Plan B: Developing Versatility

To those of you who don’t enjoy sports, I’m sorry to make yet another basketball post. For some reason, sports analogies seem to get at the core issues of performance art and life.

In the words of Boston sports analyst Tommy Heinsohn, the best basketball players know how to respond when the other team “takes away what they do well.” In other words, if they can’t make their go-to shot, they have a backup plan. If they can’t shoot threes because of a defensive switch, they’ll drive to the basket, or if they’re not making jump shots they’ll create opportunities for other players. Rookies find that kind of adjustment especially difficult, since they’re still learning what they can do. It’s hard to think about plan B when you’re still developing plan A.

I may think about plan B more already because of my liberal-arts upbringing, but the best advice I’ve heard often focuses on how to tackle problems from a variety of angles. Classical piano masterclasses often focus on the left hand rather than the right, the harmony rather than the melody, and the larger structure rather than the individual phrase. Of course, older musicians have more perspective on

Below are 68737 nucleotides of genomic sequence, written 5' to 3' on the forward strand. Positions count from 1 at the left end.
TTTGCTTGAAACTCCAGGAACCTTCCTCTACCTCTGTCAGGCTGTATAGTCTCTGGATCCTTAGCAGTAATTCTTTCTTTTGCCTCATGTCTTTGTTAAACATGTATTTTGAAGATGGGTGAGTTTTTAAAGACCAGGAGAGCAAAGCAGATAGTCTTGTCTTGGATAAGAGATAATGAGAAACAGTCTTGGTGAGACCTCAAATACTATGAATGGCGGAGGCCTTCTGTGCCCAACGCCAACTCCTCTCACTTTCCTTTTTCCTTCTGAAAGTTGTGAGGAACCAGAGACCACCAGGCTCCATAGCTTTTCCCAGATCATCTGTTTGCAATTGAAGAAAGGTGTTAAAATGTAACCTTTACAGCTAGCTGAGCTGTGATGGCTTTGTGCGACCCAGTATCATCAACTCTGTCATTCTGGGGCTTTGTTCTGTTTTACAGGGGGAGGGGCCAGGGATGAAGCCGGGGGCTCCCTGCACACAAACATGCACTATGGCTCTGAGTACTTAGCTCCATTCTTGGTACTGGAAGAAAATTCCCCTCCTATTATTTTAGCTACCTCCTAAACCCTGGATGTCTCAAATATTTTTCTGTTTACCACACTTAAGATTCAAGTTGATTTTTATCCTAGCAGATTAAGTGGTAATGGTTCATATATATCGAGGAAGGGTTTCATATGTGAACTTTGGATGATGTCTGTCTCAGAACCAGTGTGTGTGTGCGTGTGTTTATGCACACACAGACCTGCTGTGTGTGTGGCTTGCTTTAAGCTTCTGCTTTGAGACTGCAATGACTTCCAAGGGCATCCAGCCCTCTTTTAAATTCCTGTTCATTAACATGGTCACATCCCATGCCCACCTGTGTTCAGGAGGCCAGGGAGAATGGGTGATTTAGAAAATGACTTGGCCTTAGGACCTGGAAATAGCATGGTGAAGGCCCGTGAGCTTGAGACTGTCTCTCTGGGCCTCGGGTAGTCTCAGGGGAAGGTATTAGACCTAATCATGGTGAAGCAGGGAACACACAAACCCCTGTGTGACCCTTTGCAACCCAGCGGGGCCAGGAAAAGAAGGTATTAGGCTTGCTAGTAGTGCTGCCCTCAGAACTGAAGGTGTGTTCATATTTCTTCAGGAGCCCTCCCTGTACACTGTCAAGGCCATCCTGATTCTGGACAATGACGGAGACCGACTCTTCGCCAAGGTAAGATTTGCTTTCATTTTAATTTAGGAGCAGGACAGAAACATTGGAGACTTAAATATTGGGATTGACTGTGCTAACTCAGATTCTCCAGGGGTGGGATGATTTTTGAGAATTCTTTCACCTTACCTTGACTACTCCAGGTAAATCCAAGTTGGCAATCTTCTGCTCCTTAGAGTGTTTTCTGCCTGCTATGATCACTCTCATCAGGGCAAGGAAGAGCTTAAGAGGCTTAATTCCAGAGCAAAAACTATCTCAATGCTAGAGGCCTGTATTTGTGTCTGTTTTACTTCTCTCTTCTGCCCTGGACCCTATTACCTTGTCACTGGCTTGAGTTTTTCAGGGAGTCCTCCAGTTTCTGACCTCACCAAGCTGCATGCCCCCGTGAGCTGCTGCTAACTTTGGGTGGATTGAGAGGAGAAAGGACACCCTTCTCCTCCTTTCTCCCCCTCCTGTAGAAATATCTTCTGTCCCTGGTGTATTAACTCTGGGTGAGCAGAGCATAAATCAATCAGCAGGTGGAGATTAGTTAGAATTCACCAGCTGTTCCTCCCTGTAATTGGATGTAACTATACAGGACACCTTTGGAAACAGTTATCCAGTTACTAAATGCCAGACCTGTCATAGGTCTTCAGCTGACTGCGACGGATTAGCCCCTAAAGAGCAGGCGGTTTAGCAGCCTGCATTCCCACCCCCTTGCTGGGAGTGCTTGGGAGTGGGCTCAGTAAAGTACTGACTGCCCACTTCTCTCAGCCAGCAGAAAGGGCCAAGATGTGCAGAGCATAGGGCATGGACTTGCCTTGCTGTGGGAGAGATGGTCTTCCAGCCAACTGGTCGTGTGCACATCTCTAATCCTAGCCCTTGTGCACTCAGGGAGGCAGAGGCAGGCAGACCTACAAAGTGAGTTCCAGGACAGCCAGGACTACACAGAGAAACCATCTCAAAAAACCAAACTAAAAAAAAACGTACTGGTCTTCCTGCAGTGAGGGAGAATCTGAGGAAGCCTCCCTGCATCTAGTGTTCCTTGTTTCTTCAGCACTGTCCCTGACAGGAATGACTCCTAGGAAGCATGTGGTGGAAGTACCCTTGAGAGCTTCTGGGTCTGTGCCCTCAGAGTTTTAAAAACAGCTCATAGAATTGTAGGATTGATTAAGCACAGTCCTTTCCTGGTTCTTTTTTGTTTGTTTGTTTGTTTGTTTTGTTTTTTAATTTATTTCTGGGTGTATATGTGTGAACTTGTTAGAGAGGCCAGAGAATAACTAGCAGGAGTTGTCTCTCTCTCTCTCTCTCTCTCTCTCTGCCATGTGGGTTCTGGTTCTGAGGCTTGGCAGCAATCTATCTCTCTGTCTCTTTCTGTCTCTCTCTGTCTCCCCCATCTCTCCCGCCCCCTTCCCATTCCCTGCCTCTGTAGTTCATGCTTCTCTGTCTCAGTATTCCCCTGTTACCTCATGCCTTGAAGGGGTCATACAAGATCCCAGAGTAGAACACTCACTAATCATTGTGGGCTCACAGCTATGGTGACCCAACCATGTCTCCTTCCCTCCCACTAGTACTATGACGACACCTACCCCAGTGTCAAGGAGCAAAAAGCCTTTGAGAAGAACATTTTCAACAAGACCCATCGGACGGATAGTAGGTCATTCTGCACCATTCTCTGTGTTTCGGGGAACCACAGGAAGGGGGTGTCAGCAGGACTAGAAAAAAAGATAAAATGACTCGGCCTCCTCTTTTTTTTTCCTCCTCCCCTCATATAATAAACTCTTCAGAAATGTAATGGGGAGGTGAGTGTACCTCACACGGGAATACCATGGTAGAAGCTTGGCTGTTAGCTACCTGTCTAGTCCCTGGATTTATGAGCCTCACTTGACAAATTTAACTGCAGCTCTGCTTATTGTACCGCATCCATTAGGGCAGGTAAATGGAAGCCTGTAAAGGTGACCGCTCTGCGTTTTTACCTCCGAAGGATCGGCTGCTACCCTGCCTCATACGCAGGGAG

music because of their experience. More than repetition though, that experience contains many contrasting approaches that lead to the same point. Those angles, however opposite they might seem at first, develop synergy. Mind enhances ear, which enhances technique, which enhances sound.

So given that, what’s the point of practice? As Wynton Marsalis advises his students, you have to practice what you can’t do. To me, this is the best life advice of all. If you go fast every day, focus on going slow. If you’re a very athletic person, focus on developing your mental abilities. In denying yourself the things you’ve mastered, you allow new aspects of your personality to develop. That isn’t to say that keeping up those strengths isn’t important; it’s crucial to have an “ace in the hole” to use yet another sports expression. However, those weaker elements of your game can greatly play to your strengths if you work on them. They offer perspective on what you’ve already got. At the very least, they’ll show you what you’re not, which makes you appreciate what you are.

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